DIY Plant Pots Are Easy to Make!
Trying to use less plastic when starting seeds? Make your own pots. This video shows a couple of DIY plant pots that use paper products you most likely have on hand. It's a great way to recycle newspaper, bath tissue or paper towel rolls and other papers you might normally throw away. And you can plant your seedlings pot and all — these pots are biodegradable. Here are the instructions for a few different types of DIY paper plant pots.
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DIY rolled paper pot
1. Choose your paper Newspaper works best, since it will degrade fastest once planted in the ground. Paper sacks, notebook paper, packing paper and non-glossy advertising paper also work. Avoid papers with color printing and glossy finishes in case the inks and glues contain contaminants. Most newspaper print, laser printer and ink jet printer inks are considered garden-safe.
2. Cut paper strips Cut strips of paper about 3 1/2 inches wide. You can make strips wider or narrower, depending on the desired height of your pot. Strips should be at least 12 inches long, which will create a pot with two layers of paper for stability.
3. Choose a rolling form You can use almost anything with a 1- to 1 1/2-inch diameter as a form to roll your DIY paper plant pot. A drinking glass, vase, wooden dowel, spice jar, or pill bottle all work well, just make sure the sides are straight, not flared out.
4. Roll the paper Lay your rolling form down on a strip of paper, leaving about 1/2 to 3/4 inch hanging off the bottom edge. Roll the strip of paper over the form.
5. Fold the bottom Holding the loose end of the paper strip, pleat and fold the bottom of the paper over the flat bottom of the rolling form. This makes the bottom of your pot. Press the form down on a table to crease the folds and help make a flat bottom.
6. Slide out the pot Slide the paper off the form. The folded bottom should hold the layers of paper together in a pot shape.
7. Fill with potting mix Don't worry if the pot doesn't stand straight up when empty. Once it's filled with moist potting mix it will stay upright, ready to plant.
8. Set and plant Set your DIY paper plant pot in a tray and plant your seeds. When seedlings are ready to plant outside, sink the whole pot into the soil, being sure to cover the top edge of the paper so it doesn't wick moisture out of the pot. You can easily tear the moistened paper pots off the seedlings if you want, but roots will grow through the paper, so it isn't necessary.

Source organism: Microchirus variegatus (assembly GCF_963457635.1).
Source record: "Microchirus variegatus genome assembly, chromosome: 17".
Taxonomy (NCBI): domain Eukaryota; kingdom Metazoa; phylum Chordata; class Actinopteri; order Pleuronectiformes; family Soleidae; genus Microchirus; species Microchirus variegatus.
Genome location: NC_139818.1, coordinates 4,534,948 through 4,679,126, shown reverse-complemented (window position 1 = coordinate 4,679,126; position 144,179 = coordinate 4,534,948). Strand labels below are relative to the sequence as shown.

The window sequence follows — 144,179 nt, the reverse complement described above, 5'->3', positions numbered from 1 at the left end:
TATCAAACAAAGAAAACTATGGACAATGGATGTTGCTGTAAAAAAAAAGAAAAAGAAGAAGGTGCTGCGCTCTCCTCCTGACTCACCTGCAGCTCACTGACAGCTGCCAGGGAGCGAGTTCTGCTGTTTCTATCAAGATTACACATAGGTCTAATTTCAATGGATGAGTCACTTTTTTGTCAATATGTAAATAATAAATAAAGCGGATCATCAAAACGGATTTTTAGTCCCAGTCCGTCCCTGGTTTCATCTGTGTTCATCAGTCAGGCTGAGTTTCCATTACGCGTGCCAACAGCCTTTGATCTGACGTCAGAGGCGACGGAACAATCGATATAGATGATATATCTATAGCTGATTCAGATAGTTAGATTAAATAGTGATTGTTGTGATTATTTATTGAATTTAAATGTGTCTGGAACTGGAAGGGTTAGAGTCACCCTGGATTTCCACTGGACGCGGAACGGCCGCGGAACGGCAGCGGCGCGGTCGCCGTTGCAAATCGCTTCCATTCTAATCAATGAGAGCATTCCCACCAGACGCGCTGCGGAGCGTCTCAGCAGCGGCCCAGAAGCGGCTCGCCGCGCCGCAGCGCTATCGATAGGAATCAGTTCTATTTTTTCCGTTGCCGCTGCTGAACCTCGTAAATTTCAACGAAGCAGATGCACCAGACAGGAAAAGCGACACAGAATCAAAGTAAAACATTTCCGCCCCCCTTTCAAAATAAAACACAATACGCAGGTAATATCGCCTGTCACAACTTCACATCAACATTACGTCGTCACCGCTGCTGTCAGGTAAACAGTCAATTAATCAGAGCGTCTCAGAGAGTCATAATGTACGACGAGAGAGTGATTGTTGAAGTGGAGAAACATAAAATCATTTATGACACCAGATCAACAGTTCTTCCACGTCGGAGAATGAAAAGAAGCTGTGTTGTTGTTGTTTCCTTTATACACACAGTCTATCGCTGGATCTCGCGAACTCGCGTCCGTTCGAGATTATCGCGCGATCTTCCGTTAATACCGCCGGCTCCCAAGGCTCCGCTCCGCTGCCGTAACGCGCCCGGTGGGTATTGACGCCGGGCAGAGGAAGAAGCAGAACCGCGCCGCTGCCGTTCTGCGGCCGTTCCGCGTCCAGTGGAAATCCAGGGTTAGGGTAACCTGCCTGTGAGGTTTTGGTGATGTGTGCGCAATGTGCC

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Try a paper pot making tool
Though you can use all kinds of forms to make a DIY paper plant pot, this tool makes it super easy. The sides are etched with lines to make it easy to roll the strips straight. The steps are the same until you get to folding the bottom of the pot. At the bottom of the rolling tool is an indentation that fits into a base, where you can press a better pot bottom that stands more straight than if you just use a glass or vase.
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DIY plant pots from cardboard rolls
1. Collect cardboard rolls Spent paper towel, bath tissue and wrapping paper rolls make great DIY plant pots. The cardboard is durable but light enough to biodegrade.
2. Decide height Decide how tall you want your pots and cut the rolls accordingly. You will need to cut at least 1/2 to 3/4 inch longer than the desired height of your pot.
3. Make cuts Use a scissors to make 5 or 6 vertical cuts on one end of the roll. Cut 1/2 to 3/4 inch into the tube, making a tab. If it helps, draw a line around the roll to make sure you get all the cuts the right length (if they are uneven, the pot may not sit straight).
4. Fold tabs Fold the tabs formed by the cuts to the inside of the roll, overlapping as you go.
5. Press the bottom Press the newly formed pot on a table to flatten the bottom and crease the folds. Don't worry if it doesn't stand up perfectly straight, once filled with potting mix and moistened, it can be adjusted to stand better.
6. Plant seeds Plant seeds and water in. Cardboard rolls tend to dry quickly, so check for water daily and water when potting mix is dry.
7. Plant outside When seedlings are ready to move outside, plant pot and all in the ground, making sure to cover the top of the pot with soil. The cardboard pot will biodegrade over the course of the growing season. Moistened cardboard is easy to tear off if you would rather plant without the pot, which can then go in the compost pile.